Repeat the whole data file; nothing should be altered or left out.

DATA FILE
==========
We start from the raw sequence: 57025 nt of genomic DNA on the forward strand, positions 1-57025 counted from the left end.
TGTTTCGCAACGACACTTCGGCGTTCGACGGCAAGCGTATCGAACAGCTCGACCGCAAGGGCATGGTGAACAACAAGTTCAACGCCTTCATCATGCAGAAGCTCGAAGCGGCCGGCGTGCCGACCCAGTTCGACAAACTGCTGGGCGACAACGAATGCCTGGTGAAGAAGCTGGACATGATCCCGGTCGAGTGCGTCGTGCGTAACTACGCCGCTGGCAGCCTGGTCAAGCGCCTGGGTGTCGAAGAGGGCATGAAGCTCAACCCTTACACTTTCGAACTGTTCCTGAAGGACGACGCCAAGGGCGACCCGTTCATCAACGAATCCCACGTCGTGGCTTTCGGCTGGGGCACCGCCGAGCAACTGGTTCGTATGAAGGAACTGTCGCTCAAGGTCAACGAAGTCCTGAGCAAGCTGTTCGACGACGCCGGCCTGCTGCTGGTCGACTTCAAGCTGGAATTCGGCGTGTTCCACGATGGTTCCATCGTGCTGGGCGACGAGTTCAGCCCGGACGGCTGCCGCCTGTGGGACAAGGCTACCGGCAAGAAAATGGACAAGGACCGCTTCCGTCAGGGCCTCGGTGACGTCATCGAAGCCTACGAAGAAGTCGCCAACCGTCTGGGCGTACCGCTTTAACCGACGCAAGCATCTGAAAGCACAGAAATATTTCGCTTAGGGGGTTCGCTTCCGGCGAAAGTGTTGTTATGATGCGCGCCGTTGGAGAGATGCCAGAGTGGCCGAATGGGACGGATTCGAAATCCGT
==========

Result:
We start from the raw sequence: 57025 nt of genomic DNA on the forward strand, positions 1-57025 counted from the left end.
TGTTTCGCAACGACACTTCGGCGTTCGACGGCAAGCGTATCGAACAGCTCGACCGCAAGGGCATGGTGAACAACAAGTTCAACGCCTTCATCATGCAGAAGCTCGAAGCGGCCGGCGTGCCGACCCAGTTCGACAAACTGCTGGGCGACAACGAATGCCTGGTGAAGAAGCTGGACATGATCCCGGTCGAGTGCGTCGTGCGTAACTACGCCGCTGGCAGCCTGGTCAAGCGCCTGGGTGTCGAAGAGGGCATGAAGCTCAACCCTTACACTTTCGAACTGTTCCTGAAGGACGACGCCAAGGGCGACCCGTTCATCAACGAATCCCACGTCGTGGCTTTCGGCTGGGGCACCGCCGAGCAACTGGTTCGTATGAAGGAACTGTCGCTCAAGGTCAACGAAGTCCTGAGCAAGCTGTTCGACGACGCCGGCCTGCTGCTGGTCGACTTCAAGCTGGAATTCGGCGTGTTCCACGATGGTTCCATCGTGCTGGGCGACGAGTTCAGCCCGGACGGCTGCCGCCTGTGGGACAAGGCTACCGGCAAGAAAATGGACAAGGACCGCTTCCGTCAGGGCCTCGGTGACGTCATCGAAGCCTACGAAGAAGTCGCCAACCGTCTGGGCGTACCGCTTTAACCGACGCAAGCATCTGAAAGCACAGAAATATTTCGCTTAGGGGGTTCGCTTCCGGCGAAAGTGTTGTTATGATGCGCGCCGTTGGAGAGATGCCAGAGTGGCCGAATGGGACGGATTCGAAATCCGT